An estate body had been envisaged, but it did not get beyond the prototype stage. Two similarly specified estates have survived, and are exhibited at the Heritage Motor Centre and the Haynes International Motor Museum respectively. One was used by BL chairman Sir Michael Edwardes as personal transport in the late 1970s. The two cars as befit prototypes differ in the detail of and around the tailgate. One car has a recessed tailgate, while the other has a clamshell arrangement, where the whole tailgate is visible when closed.
The SD1 was intended to be produced in a state-of-the-art extension to Rover's historic Solihull factory alongside the TR7. It was largely funded by the British government, who had bailed BL out from bankruptcy in 1975. Unfortunately, this did nothing to improve the patchy build quality that then plagued all of British Leyland. That, along with quick-wearing interior materials and poor detailing ensured that initial enthusiasm soon turned to disappointment.
Initial model and first additions to range
This car was launched on its home market in June 1976 in hatchback/fastback form only, as the V8-engined Rover 3500: SOHC 2.3 L and 2.6 L sixes followed in November 1977, when the Rover P6 and Triumph 2000 were finally discontinued. Although there was no four-cylinder version of the SD1 at this point, British Leyland produced 1.8, 2.0 and 2.2 versions of the smaller Princess in order to compete with the entry-level versions of the Ford Granada, as well as more expensive versions of the Ford Cortina.
The car was warmly received by the press and even received the European Car of the Year award for 1977. Its launch on the European mainland coincided with its appearance at the Geneva Motor Show in March 1977, some three months after the Car of the Year announcement. Dealers had no left-hand drive cars for sale, however, since production had been blocked by a tool makers' strike affecting several British Leyland plants and a "bodyshell dispute" at the company's Castle Bromwich plant. Closer to home, the car and its design team received The Midlander of the Year Award for 1976, because they had between them done most in the year to increase the prestige of the (English) Midlands region.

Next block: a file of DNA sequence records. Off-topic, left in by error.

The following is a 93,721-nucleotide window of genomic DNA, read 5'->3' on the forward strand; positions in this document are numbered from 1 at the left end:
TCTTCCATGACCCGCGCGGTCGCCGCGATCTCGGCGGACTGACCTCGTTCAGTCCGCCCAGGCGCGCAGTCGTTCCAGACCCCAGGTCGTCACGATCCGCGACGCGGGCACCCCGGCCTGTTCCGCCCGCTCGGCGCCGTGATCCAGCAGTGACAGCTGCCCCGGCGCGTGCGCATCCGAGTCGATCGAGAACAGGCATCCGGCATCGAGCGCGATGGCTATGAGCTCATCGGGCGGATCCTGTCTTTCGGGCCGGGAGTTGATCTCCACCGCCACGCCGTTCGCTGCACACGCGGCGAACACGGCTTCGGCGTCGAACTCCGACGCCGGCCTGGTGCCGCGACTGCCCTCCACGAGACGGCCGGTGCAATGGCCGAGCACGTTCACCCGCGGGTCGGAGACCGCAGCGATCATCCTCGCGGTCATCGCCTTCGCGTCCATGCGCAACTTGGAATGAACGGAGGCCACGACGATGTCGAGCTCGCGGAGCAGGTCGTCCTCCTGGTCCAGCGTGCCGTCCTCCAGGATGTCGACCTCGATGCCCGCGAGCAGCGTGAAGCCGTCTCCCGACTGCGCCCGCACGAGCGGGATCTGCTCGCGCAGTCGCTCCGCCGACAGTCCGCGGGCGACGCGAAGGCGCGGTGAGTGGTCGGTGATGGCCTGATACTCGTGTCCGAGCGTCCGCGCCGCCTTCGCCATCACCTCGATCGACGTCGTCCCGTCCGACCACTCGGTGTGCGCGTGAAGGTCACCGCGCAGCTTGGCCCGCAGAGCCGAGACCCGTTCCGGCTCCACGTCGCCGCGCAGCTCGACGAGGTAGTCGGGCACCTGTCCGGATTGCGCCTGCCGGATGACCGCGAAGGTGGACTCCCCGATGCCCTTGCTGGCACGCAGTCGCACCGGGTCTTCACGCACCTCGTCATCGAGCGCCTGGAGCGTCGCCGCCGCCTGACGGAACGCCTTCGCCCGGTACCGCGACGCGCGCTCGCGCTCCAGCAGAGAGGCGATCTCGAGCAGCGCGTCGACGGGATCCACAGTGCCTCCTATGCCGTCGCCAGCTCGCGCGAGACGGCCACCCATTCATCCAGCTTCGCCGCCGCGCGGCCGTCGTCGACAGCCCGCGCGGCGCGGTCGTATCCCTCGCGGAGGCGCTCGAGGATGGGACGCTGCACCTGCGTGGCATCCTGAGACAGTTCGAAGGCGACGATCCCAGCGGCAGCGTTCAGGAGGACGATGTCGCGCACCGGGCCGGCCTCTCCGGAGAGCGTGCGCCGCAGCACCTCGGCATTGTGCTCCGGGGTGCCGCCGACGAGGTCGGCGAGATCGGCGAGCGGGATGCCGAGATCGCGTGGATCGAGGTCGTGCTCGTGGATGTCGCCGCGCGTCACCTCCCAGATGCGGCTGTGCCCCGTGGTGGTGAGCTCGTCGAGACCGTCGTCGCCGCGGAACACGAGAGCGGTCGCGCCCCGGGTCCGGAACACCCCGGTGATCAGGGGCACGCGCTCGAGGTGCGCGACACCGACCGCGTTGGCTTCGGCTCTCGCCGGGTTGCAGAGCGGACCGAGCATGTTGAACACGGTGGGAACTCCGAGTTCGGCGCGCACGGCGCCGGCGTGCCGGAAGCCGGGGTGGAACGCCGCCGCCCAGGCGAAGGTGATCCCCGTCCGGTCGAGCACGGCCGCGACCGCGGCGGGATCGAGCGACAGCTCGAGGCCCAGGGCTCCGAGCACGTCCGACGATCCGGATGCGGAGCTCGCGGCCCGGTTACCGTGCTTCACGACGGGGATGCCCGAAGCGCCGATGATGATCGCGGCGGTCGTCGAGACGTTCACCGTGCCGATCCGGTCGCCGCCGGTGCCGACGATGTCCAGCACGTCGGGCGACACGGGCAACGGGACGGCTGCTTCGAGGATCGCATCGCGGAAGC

Rover 2300 six-cylinder engine, in situ in SD1
Poor construction quality was apparent even in the company's press department fleet. The British magazine Motor published a road test of an automatic 3500 in January 1977, and while keen to highlight the Rover's general excellence, they also reported that the test car suffered from poor door seals, with daylight visible from inside past the rear door window frame's edge on the left side of the car, and a curious steering vibration at speed which might (or might not) have resulted from the car's front wheels not having been correctly balanced. Disappointment was recorded that the ventilation outlet directly in front of the driver appeared to be blocked, delivering barely a breeze even when fully open; the writer had encountered this problem on one other Rover 3500, although he had also driven other cars of the same type with an abundant output of fresh air through the vent in question. Nevertheless, in March 1977, Britain's Autocar was able to publish an article by Raymond Mays – a famous racing driver and team manager during (in particular) the 1930s, 1950s and 1960s – in which Mays explained why, after driving it for 12,000 miles, he considered his Rover 3500 was "the best car he [had] ever had", both for its many qualities as a driver's car and for its excellent fuel economy even when driven hard. Similar ventilation problems persisted until 1980 and were reported in tests of the V8-S version.